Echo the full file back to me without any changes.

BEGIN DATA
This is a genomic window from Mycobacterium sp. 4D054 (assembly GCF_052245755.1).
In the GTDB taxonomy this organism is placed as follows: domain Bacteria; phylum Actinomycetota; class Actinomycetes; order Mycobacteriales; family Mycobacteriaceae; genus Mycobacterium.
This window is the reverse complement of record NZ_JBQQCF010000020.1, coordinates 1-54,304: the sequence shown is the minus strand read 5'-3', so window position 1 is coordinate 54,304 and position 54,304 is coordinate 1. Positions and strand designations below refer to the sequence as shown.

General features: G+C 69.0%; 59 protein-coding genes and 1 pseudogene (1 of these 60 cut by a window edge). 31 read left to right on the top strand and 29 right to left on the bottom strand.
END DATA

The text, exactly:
This is a genomic window from Mycobacterium sp. 4D054 (assembly GCF_052245755.1).
In the GTDB taxonomy this organism is placed as follows: domain Bacteria; phylum Actinomycetota; class Actinomycetes; order Mycobacteriales; family Mycobacteriaceae; genus Mycobacterium.
This window is the reverse complement of record NZ_JBQQCF010000020.1, coordinates 1-54,304: the sequence shown is the minus strand read 5'-3', so window position 1 is coordinate 54,304 and position 54,304 is coordinate 1. Positions and strand designations below refer to the sequence as shown.

General features: G+C 69.0%; 59 protein-coding genes and 1 pseudogene (1 of these 60 cut by a window edge). 31 read left to right on the top strand and 29 right to left on the bottom strand.